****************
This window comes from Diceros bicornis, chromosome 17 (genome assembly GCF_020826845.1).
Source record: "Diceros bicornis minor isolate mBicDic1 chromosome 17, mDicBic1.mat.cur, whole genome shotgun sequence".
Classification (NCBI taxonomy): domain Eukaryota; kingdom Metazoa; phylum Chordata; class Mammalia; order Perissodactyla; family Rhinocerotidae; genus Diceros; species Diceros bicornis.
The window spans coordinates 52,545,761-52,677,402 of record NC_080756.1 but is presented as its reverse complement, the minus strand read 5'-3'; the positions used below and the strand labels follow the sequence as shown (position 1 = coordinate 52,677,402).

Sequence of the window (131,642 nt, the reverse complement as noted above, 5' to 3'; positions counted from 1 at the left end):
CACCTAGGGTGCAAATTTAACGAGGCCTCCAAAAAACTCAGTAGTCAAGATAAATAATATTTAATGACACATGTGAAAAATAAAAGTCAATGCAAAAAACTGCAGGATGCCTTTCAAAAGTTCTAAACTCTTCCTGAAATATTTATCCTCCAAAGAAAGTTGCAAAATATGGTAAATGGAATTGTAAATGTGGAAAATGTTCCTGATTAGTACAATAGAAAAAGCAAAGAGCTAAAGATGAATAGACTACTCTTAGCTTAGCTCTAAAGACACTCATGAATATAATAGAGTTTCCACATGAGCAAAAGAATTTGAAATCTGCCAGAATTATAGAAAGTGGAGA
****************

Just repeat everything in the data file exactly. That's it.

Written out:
This window comes from Diceros bicornis, chromosome 17 (genome assembly GCF_020826845.1).
Source record: "Diceros bicornis minor isolate mBicDic1 chromosome 17, mDicBic1.mat.cur, whole genome shotgun sequence".
Classification (NCBI taxonomy): domain Eukaryota; kingdom Metazoa; phylum Chordata; class Mammalia; order Perissodactyla; family Rhinocerotidae; genus Diceros; species Diceros bicornis.
The window spans coordinates 52,545,761-52,677,402 of record NC_080756.1 but is presented as its reverse complement, the minus strand read 5'-3'; the positions used below and the strand labels follow the sequence as shown (position 1 = coordinate 52,677,402).

Sequence of the window (131,642 nt, the reverse complement as noted above, 5' to 3'; positions counted from 1 at the left end):
CACCTAGGGTGCAAATTTAACGAGGCCTCCAAAAAACTCAGTAGTCAAGATAAATAATATTTAATGACACATGTGAAAAATAAAAGTCAATGCAAAAAACTGCAGGATGCCTTTCAAAAGTTCTAAACTCTTCCTGAAATATTTATCCTCCAAAGAAAGTTGCAAAATATGGTAAATGGAATTGTAAATGTGGAAAATGTTCCTGATTAGTACAATAGAAAAAGCAAAGAGCTAAAGATGAATAGACTACTCTTAGCTTAGCTCTAAAGACACTCATGAATATAATAGAGTTTCCACATGAGCAAAAGAATTTGAAATCTGCCAGAATTATAGAAAGTGGAGA